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Intel shows off new AI chip for servers

by on04 June 2024

Computex 2024: Expects to match Nvidia and AMD

US chipmaker Intel announced new artificial intelligence chips for data centres as it seeks to challenge rivals Nvidia and AMD.

CEO Pat Gelsinger told the throngs at the Computex tech conference in Taiwan that Intel's Xeon 6 processor will deliver better performance and power efficiency for high-intensity data centre workloads than its predecessor.

Like many Chipzilla these days, the announcement followed Nvidia and AMD’s announcements of new AI chips, as they jostle for leadership in the booming industry.

It comes six months after Intel launched its 5th Gen Intel Xeon processors for data centre workloads and two months after announcing the Gaudi 3 processor for AI model training and deployment.

Intel also revealed that prices for the Gaudi 2 and Gaudi 3 AI accelerators are lower than those of rival chips.

"Customers are looking for high-performance, cost-effective gen AI training and inferencing solutions, and they've started to turn to alternatives like Gaudi. They want a choice. They want open software and hardware solutions and time-to-market solutions at dramatically lower total cost of ownership," Gelsinger said.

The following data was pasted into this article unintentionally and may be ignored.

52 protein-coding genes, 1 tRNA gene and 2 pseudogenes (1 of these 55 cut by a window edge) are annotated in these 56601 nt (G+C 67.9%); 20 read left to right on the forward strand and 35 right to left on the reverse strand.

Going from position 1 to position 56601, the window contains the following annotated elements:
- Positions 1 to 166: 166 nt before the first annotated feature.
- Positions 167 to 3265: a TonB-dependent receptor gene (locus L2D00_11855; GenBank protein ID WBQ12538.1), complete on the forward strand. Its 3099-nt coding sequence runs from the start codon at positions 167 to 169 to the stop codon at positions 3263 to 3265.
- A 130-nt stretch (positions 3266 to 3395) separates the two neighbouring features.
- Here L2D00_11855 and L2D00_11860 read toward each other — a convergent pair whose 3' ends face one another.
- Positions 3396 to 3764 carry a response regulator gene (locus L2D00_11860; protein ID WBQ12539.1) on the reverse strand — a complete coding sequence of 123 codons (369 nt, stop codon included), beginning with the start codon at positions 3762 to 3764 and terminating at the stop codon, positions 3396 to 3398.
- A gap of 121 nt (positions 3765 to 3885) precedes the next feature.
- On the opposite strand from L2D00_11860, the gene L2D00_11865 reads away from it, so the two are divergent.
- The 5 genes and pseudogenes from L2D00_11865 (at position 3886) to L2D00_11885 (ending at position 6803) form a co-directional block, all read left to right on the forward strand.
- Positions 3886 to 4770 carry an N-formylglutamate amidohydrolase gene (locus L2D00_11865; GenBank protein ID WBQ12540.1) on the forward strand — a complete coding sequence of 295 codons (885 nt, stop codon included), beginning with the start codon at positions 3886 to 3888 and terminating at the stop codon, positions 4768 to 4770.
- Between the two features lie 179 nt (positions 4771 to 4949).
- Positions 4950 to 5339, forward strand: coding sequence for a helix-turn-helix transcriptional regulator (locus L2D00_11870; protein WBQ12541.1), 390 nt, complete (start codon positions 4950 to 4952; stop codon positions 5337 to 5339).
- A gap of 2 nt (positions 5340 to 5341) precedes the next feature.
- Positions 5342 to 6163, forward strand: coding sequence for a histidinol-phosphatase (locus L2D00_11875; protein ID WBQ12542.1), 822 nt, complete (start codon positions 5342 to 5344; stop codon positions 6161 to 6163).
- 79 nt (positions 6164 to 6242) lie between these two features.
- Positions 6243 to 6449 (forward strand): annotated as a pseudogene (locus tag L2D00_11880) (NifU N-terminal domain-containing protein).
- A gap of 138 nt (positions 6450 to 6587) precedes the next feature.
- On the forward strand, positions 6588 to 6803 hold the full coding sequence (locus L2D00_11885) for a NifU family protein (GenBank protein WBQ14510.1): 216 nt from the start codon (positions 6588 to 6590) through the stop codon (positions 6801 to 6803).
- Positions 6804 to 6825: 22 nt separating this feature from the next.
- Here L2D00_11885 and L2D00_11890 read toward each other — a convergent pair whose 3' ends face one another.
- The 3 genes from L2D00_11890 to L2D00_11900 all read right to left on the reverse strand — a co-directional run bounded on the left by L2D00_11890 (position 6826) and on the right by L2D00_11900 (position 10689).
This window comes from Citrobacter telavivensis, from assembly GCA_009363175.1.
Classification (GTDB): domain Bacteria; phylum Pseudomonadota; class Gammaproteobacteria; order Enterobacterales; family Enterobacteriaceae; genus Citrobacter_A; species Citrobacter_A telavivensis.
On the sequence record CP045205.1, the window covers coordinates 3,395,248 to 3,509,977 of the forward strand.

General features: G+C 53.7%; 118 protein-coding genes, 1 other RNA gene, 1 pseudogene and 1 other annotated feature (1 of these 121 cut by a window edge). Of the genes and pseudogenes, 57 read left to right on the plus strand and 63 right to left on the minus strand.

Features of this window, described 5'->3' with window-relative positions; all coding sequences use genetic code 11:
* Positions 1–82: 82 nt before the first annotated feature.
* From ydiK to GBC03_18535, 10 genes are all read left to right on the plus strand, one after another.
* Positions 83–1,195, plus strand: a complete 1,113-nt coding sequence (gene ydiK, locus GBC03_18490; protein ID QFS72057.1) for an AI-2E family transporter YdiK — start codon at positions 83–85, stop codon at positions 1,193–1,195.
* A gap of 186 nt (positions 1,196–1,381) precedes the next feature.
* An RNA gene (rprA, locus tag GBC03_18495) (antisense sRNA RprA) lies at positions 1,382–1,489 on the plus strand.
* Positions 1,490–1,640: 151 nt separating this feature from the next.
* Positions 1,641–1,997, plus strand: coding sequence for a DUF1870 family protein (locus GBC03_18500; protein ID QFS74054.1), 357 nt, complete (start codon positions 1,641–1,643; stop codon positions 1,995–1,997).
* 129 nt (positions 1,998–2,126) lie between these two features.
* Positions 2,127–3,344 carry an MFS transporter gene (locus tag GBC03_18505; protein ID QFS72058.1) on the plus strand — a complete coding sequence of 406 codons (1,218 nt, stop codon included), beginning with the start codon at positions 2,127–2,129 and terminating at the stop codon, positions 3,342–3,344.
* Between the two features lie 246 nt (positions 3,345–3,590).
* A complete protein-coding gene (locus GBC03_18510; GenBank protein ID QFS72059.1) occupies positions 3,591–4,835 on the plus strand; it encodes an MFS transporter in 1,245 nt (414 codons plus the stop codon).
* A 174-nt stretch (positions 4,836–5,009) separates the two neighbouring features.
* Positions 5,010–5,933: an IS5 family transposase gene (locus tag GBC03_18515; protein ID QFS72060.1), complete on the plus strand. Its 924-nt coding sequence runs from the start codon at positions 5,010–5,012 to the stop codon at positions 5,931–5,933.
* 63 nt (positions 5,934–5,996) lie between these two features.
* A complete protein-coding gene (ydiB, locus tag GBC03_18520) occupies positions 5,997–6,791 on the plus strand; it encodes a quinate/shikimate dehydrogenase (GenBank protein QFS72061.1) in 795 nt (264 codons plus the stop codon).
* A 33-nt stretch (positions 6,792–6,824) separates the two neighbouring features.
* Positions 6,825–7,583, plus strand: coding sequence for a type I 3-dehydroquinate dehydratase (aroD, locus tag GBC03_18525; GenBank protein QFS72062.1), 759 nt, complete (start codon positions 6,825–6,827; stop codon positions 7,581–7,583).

Intel revealed architecture details for its upcoming Lunar Lake processors "to continue to grow the AI PC category." The Lunar Lake chips, expected to ship in the third quarter, will compete against Nvidia's and AMD's chips specifically designed for AI PCs.

Intel is trying to catch up to Nvidia and AMD after having largely been on the sidelines of the AI frenzy, which saw tech giants like Meta, Microsoft, and Google buy up as many Nvidia chips as possible.

Both Nvidia and AMD have outlined roadmaps for new data centre chips on an annual basis. On Sunday, Nvidia revealed new "Rubin" chips to succeed the previous "Blackwell" model, which was just announced in March. AMD has detailed timelines for new Instinct accelerators each year till 2026.

Unlike chip designers Nvidia and AMD, Intel not only designs but manufactures its chips. However, its foundry business has been struggling, recording a more comprehensive operating loss of $7 billion in 2023 compared to the prior year.

It lost its edge in chip manufacturing to overseas rivals like Taiwan Semiconductor Manufacturing Co. However, nearly $20 billion in CHIPS and Science Act funding from the Biden administration could help Intel advance its semiconductor manufacturing and R&D.


Last modified on 04 June 2024
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